Salivary mucoceles in cats: A retrospective study of seven cases


Salivary mucoceles in cats: A retrospective study of seven cases

Don't overlook this cause of cervical or intraoral swelling in cats. An excellent prognosis is possible if the condition is diagnosed and surgically treated.
Sep 01, 2007

Salivary mucoceles are formed by the extravasation and accumulation of saliva in tissues adjacent to a salivary gland. The accumulated saliva incites an inflammatory response, leading to a walled-off accumulation of mucoid fluid. Trauma can cause salivary mucoceles; however, most cases are idiopathic.1

Salivary mucoceles are uncommon in cats. Although individual case reports of feline salivary mucoceles exist,2-8 no case series has been reported in the veterinary literature.

In this article, we present findings from our review of the records of seven cats with salivary mucoceles to help identify common presenting signs and the best form of treatment.


In cats, salivary mucoceles range from nonclinical to life-threatening in severity.2-8 Cats have five major salivary glands (parotid, mandibular, sublingual, molar, zygomatic) compared with dogs' four (parotid, mandibular, sublingual, zygomatic),9,10,11 and mucoceles in cats have been associated with all but the molar gland.2-8 In dogs, the most commonly affected gland is the sublingual gland.12 However, the small number of cases in cats makes determining the most commonly affected salivary gland difficult.

Clinical signs and diagnosis

Clinical signs of mucoceles include a fluctuant, nonpainful mass close to the salivary glands, dysphagia, exophthalmia, and dyspnea. Signs largely depend on the location and size of the mucocele. Differential diagnoses include an abscess, neoplasia, a foreign body, and a granuloma.

Diagnosis involves aspiration of a thick, stringy, golden fluid with low cellularity from the mass.1,13 Sialography has been performed in dogs and may be useful for identifying specific gland involvement when it is not readily apparent.12,13 Other diagnostic imaging tests (radiography, ultrasonography, computed tomography) may help rule out other disease processes, such as a foreign object or involvement or invasion of multiple tissues, but are unlikely to definitively identify a salivary mucocele.14,15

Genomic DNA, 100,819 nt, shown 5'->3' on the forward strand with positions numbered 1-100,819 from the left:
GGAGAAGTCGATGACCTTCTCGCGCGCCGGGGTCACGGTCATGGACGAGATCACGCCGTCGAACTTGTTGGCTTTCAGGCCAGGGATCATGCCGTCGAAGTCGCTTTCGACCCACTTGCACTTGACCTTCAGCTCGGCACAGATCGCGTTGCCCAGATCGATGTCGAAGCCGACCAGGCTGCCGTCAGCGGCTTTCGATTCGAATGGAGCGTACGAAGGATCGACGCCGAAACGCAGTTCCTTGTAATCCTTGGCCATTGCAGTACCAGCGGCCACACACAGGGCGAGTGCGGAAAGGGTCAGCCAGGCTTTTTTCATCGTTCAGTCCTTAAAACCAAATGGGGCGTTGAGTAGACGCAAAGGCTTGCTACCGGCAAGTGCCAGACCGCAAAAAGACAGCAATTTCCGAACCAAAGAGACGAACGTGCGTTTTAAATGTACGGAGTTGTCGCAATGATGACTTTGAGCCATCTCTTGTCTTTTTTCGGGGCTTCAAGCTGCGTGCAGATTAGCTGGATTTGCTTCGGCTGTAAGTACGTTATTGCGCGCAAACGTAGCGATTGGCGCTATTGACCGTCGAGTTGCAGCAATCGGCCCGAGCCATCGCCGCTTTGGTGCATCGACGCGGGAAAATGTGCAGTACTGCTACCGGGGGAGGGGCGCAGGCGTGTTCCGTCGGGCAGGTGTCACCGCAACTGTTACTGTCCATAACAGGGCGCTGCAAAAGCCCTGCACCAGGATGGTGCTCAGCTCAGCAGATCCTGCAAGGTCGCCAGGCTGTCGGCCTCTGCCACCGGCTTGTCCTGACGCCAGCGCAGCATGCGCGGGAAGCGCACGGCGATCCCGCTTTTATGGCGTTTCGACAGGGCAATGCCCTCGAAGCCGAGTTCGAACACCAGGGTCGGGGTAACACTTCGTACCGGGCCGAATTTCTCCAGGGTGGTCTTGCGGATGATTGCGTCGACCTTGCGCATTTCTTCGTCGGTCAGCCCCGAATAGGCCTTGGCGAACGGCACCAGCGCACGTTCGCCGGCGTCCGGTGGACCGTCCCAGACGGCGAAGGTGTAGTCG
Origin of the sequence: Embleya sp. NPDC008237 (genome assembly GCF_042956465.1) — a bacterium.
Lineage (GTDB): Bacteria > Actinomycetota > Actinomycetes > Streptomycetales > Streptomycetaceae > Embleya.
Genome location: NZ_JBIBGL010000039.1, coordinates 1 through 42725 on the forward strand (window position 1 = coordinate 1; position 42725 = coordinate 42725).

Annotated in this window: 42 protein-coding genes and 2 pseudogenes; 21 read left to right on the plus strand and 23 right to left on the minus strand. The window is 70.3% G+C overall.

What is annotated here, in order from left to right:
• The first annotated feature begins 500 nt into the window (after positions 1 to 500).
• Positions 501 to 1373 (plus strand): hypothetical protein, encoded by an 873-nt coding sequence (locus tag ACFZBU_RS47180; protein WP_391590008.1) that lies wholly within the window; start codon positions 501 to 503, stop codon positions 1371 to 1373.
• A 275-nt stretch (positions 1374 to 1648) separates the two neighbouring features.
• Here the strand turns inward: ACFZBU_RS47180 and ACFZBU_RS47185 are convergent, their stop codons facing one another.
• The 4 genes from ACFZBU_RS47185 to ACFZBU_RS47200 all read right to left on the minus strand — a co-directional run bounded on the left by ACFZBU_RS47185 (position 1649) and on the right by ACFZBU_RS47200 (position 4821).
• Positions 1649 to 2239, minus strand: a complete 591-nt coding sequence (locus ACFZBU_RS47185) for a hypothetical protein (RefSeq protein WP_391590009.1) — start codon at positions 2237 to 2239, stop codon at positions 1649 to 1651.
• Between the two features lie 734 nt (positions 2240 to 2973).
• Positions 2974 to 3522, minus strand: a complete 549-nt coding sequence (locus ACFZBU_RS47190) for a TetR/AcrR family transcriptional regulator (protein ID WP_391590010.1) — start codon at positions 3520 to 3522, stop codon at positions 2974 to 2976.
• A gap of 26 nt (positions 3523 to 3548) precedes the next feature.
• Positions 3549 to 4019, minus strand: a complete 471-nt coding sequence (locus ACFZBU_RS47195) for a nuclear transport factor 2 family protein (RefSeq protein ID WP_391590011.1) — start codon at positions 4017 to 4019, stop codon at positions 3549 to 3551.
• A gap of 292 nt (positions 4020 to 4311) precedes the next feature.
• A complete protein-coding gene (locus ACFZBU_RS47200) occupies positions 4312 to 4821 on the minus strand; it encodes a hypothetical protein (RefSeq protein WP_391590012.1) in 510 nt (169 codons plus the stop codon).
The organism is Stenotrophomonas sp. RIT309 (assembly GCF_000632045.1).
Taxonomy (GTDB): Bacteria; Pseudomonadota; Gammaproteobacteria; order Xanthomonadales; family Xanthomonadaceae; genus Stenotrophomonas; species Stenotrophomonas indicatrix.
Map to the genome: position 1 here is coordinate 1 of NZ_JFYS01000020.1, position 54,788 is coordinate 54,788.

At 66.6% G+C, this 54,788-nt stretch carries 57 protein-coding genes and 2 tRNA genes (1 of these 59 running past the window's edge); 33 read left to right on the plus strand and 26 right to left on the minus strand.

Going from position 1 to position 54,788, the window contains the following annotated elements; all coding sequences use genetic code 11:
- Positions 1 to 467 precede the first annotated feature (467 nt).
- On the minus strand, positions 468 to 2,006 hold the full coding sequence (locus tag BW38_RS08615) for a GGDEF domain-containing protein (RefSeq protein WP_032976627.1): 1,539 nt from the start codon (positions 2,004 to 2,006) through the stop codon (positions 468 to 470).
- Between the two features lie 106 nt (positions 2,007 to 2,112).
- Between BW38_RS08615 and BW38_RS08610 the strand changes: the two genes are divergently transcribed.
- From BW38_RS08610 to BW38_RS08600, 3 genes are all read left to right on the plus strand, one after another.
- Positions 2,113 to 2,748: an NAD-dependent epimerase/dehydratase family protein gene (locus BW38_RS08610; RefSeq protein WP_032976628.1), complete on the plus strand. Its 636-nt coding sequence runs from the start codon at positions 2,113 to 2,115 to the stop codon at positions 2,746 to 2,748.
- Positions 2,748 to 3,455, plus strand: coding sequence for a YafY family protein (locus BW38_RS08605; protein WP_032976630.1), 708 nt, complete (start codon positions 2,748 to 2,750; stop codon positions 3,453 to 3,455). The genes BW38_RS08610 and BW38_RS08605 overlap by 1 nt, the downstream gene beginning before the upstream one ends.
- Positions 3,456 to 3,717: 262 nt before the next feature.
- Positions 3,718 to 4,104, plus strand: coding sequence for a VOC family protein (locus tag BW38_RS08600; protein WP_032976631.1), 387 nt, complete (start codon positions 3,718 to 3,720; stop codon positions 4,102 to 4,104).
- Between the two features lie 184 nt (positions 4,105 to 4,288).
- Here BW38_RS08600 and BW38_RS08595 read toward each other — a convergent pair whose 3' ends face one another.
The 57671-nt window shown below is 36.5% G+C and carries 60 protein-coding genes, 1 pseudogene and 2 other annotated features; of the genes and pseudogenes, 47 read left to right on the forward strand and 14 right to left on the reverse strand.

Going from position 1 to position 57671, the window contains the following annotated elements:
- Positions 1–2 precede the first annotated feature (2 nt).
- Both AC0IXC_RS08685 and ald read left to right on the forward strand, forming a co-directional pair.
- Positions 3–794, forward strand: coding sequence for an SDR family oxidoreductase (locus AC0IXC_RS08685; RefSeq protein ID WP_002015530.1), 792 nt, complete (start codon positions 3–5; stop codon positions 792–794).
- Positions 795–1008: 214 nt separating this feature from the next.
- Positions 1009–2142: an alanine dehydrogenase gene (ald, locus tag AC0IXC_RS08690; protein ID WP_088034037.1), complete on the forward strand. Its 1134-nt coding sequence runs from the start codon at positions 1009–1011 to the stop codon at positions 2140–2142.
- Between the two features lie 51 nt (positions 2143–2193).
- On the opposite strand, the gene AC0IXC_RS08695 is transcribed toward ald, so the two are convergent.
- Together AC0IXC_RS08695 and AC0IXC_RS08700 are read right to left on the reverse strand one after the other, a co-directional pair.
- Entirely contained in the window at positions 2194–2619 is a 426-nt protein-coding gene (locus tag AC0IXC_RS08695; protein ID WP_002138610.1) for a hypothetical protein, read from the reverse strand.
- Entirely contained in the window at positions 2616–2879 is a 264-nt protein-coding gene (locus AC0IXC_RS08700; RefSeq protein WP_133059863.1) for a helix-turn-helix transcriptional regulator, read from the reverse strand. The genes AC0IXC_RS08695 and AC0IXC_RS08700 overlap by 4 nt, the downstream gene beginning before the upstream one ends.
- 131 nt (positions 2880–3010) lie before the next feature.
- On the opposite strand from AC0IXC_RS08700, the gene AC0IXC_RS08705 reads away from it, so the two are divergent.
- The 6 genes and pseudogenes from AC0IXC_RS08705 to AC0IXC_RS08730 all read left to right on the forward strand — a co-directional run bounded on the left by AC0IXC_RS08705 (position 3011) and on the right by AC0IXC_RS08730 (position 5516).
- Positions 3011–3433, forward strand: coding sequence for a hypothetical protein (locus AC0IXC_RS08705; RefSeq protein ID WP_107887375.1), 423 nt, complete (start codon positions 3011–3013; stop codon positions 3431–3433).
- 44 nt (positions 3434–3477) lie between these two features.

Treatment options include draining the mucocele, marsupialization, and removing the involved gland. Drainage alone is likely to result in recurrence unless the mucus source is addressed. Marsupialization, which involves excising an elliptical section of mucosa over the mucocele, draining the saliva, and apposing the mucosal surface to underlying connective tissue, does not address the underlying problem. And because of potential complications such as frequent recurrence and the fact that future surgical intervention would be difficult, it is not the preferred procedure.1,13,16 Thus, surgically excising the affected gland is ideal.


The medical records of all cats examined for further management of a salivary mucocele at the University of Pennsylvania Matthew J. Ryan Veterinary Hospital and Red Bank Veterinary Hospital between 1993 and 2006 were reviewed. Cats with confirmed salivary mucoceles that were surgically repaired were included in this case series. Seven cats met these criteria.


Table 1: Medical Records of Seven Cats with Surgically Treated Salivary Mucoceles (1993-2006)
Each cat's history; signalment; physical examination, complete blood count (cbc), and serum chemistry profile results (when available); clinical signs; treatment; and outcome were identified and recorded. The signalment and location and surgical correction of the mucoceles for the seven cats are shown in Table 1.